Hello. Struggling right now.

Tell us a bit about yourself here.
Hi everyone,

I today decided to Google "carers forum" and this came up first! I think I got to the point in the early hours of this morning (Thursday) when I realised whatever I am doing to try and cope is not working and that I need to reach out and try to get whatever extra support I can get my hands on. I hope to give support back as well.

Supporting people and caring for people has been part of my life for a long time. It's been my occupation ever since I left school really. Carer. Support worker. Counsellor. I'm currently half way through a mental health nursing degree.

I live (literally) over the road from mum and dad. They both (and one parent especially) are dependent on me. One of them has complex mental health difficulties. The fact mental health is my "field" seems to make things more complicated for me, and add's to my feelings of shame and guilt at times, at my inability to deal with their needs at times. There is a lot of 'beating myself up' as my friends and family tell me I am the complete opposite of how I perceive myself as a carer. I view myself as selfish at times, inpatient, intolerant, harsh and with high expectations of them, especially one of them. Others tell me I am caring, committed, consistent and do more for them than anyone would, or could. They tell me that my mum and dad are almost blessed to have me living over the road.

Last night their neighbour rang my buzzer in the early hours of the morning. One parent had fallen over in the bathroom and an ambulance had been called. I haven't been sleeping well lately and it was the first time I had got to sleep before midnight without overusing sleep aids in a while. I really resented being woken up, didn't want to be over the road waiting for an ambulance, didn't want to be sleep deprived for the shift the next day (I'm on placement in a hospital ward as part of my nursing course). It was like the straw that broke the camels back. Once I get back to my flat in the evening after being over there to help with dinner, It's kind of like my "protected time".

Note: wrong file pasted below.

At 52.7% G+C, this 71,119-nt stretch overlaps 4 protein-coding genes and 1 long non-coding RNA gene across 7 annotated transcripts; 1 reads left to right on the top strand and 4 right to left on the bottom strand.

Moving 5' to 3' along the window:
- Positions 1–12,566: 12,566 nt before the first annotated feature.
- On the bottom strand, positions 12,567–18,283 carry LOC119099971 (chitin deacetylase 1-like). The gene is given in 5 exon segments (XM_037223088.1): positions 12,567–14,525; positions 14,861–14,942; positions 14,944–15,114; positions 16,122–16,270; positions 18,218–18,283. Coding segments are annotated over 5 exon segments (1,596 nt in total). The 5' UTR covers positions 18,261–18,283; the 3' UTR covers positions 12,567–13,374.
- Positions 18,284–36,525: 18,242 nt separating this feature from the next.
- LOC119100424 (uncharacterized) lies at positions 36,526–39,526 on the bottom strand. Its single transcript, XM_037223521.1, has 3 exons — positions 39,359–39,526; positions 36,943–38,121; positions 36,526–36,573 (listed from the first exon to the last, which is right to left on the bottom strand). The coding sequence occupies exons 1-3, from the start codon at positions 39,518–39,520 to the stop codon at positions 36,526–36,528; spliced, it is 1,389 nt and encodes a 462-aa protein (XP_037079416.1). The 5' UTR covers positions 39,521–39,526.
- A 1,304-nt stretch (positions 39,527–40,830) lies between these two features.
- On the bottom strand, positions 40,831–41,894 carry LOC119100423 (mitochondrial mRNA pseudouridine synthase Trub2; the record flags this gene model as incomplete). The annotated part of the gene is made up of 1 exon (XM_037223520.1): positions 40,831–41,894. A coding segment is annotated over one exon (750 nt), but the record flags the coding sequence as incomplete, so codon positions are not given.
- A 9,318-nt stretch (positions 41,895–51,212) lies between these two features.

Anyway, my whole attitude at this time, and the feelings of guilt and shame about how unhelpful I was led me to this point. I am not really coping very well.

The neighbour seems to understand. A couple of very long texts were swapped with me disclosing I am struggling. I've got onto Adult Social care today to try and get the ball rolling on a pendant/alarm system that one parent has been reluctant to accept previously. I know I need to deal with the alarm issues sensitively, as one parent really wants this system in place, the other is resistant.

Up shot of it all. If I don't cope better I won't be much good to them anyway, or myself. We all lose.

I'm going to have a good look around here, and try to contribute as well.

Even before this meltdown I've been passionate about how hard it must be for many carers out there. I've seen the policies about recognising the value and role of carers, and I've seen in reality these policies and good practice guidelines been virtually ignored by care coordinators and people that should know better.

When I qualify as a registered mental health nurse, I'll only need to be "slightly good" at carer recognition and support and that will mean being better than 99% of the professionals I've been around that are involved with my parents care.
Firstly your not alone and many of us will relate to what you say. The Carers Helpline should be able to supply you with loads of advise and they are great at letting you chat. They all at some stage of their lives have gone through or going through what your going through now in some format.